King Charles leads procession of queen’s coffin through London

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Queen Elizabeth II’s coffin is delivered to Westminster Hall where she will remain for four full days until her funeral.

King Charles III has led a procession of the coffin of his mother Queen Elizabeth II through London, before hundreds of thousands of people pay their final respects.

Six days after her death in Scotland, Queen Elizabeth’s body was borne on a horse-drawn gun carriage on Wednesday from her Buckingham Palace home for the final time to Westminster Hall, where she will remain for four full days until her funeral on Monday.

The procession of the queen’s coffin began at precisely 2:22pm (13:22 GMT). Big Ben tolled and artillery guns fired at one-minute intervals from Hyde Park.

The king, his heir Prince William and younger son Prince Harry walked in silence behind the gun carriage as it wound through the capital’s streets in a 38-minute journey to the cavernous 12th-century hall in the Westminster parliament.

Prince William and Prince Harry march behind Queen Elizabeth’s coffin [Sarah Meyssonnier/Reuters]

Paying respect

The public, some of whom began queueing on Monday, will begin filing past the coffin from 5pm (16:00 GMT), with mourners already warned they will face an endurance test to wait in lines that could tail back 8km (5 miles).

Hundreds of people were already queueing on early Wednesday morning, with those at the front having spent the night equipped with blankets, camping seats, tents and rain ponchos.

As day broke, a steady stream of mourners joined the back of the queue along the River Thames under the watchful eye of an army of stewards in fluorescent jackets.

Strict rules and airport-style security measures have been put in place, with “far more” people expected than the 200,000 who filed past the coffin of the queen’s mother when she died in 2002, according to Prime Minister Liz Truss’s spokesman.

The government has advised people to wear “suitable clothing” and to bring portable battery packs to keep their mobile phones charged – an indication that some people will need to wait overnight for a glimpse of the casket.

Hotel rooms in the British capital are increasingly hard to find, with even budget rooms going for 300 pounds ($350) per night, while transport bosses and police are under pressure to keep the city moving and safe in exceptional circumstances.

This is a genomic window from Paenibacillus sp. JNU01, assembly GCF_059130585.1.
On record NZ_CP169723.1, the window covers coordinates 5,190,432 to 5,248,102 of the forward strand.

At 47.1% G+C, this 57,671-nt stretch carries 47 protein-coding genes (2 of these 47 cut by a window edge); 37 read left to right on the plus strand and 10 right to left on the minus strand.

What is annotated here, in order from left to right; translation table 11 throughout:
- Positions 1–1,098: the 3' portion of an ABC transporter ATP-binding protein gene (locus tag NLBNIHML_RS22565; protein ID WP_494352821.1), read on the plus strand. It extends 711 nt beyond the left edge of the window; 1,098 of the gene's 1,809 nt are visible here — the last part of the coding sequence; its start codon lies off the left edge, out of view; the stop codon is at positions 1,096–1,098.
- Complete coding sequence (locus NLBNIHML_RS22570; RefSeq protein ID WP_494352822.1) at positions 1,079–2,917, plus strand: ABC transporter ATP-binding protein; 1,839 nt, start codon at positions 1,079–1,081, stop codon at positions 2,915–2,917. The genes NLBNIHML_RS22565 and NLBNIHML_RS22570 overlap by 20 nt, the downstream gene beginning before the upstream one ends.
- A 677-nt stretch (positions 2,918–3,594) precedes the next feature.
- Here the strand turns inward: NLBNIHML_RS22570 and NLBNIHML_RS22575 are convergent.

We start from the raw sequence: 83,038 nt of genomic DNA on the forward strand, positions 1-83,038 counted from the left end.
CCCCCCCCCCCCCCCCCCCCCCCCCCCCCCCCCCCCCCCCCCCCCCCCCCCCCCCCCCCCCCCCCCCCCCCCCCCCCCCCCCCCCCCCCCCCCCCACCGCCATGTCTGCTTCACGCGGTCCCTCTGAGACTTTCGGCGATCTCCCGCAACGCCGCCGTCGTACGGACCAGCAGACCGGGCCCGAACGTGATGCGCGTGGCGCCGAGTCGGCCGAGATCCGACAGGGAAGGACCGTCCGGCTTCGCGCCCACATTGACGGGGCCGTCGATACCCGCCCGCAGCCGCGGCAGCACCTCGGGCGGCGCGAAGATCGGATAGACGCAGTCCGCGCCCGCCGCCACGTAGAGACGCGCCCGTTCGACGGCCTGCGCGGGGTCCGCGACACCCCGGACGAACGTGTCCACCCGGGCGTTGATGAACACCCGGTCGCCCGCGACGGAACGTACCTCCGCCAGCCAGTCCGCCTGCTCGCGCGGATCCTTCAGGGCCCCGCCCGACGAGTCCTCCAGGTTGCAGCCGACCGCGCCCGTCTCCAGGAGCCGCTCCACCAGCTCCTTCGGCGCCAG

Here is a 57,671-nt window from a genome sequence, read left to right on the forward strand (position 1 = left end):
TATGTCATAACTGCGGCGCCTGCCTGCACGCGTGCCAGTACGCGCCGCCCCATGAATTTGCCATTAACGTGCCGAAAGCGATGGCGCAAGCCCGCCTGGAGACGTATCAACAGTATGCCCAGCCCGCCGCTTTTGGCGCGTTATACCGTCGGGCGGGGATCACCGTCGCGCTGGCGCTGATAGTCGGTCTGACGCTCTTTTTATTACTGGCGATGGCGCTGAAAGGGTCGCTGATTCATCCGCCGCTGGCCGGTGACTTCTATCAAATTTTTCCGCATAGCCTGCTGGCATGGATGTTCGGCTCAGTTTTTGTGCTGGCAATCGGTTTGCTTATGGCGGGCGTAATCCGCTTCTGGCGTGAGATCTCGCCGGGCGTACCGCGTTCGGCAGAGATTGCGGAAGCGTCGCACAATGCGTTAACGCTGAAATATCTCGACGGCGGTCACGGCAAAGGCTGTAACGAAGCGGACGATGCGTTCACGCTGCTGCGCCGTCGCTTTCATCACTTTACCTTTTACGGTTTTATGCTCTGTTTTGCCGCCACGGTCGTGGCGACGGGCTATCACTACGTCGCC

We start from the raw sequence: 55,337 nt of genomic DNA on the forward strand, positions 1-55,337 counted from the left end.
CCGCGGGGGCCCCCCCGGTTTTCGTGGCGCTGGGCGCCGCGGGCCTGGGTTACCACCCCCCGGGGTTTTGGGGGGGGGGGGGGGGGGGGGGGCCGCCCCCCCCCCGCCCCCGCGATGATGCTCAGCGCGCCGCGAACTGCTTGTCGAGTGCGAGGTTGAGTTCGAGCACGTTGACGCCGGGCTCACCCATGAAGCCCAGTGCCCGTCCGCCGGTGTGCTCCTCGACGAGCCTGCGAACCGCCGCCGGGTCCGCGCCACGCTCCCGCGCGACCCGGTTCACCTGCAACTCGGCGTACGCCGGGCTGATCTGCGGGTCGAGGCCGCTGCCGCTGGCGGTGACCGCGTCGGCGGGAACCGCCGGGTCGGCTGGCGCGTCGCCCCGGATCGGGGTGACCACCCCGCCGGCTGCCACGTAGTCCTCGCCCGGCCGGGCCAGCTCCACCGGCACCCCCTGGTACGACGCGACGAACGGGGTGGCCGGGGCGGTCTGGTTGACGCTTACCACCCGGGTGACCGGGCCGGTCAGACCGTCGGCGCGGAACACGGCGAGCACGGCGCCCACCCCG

“It’s a massive challenge for the Metropolitan Police and for me personally, but we have been preparing for many, many years,” the newly appointed head of the London police force, Mark Rowley, told Sky News on Tuesday.

Queen Elizabeth II’s coffin borne on a King’s Troop Royal Horse Artillery carriage [Daniel Leal/Pool via Reuters]

UK tour

The body of the late 96-year-old queen, who died “peacefully” at her Balmoral estate in Scotland last Thursday, was flown to London aboard a Royal Air Force plane on Tuesday evening from the Scottish capital Edinburgh.

It was then driven to Buckingham Palace, past crowds of motorists who stopped their vehicles at the side of the road to catch a glimpse of the coffin.

Her arrival was greeted with the flashes of thousands of mobile phone camera lights, under the illuminated columns of the landmark palace.

“Welcome Home Ma’am,” The Sun tabloid said on Wednesday on its front page. The Times ran with the headline “Home to Rest” and the Daily Mail “Home to her Family”.

The procession on Wednesday will mirror a similar ceremony in Edinburgh on Monday, when her coffin was driven through the hushed streets of the city to lie “at rest” at St Giles’ Cathedral.

There, about 33,000 people filed past the coffin overnight to Tuesday afternoon, the Scottish government said.

“Scotland has now bid our Queen of Scots a sad, but fond farewell. We will not see her like again,” said First Minister Nicola Sturgeon.

After Scotland and England, Charles continued his tour of the four nations of the United Kingdom on Tuesday by visiting Northern Ireland for the first time as king. He will visit Wales on Friday.

The coffin of Queen Elizabeth II is carried on a horse-drawn gun carriage from the King’s Troop Royal Horse Artillery [Ian West/Pool via Reuters]

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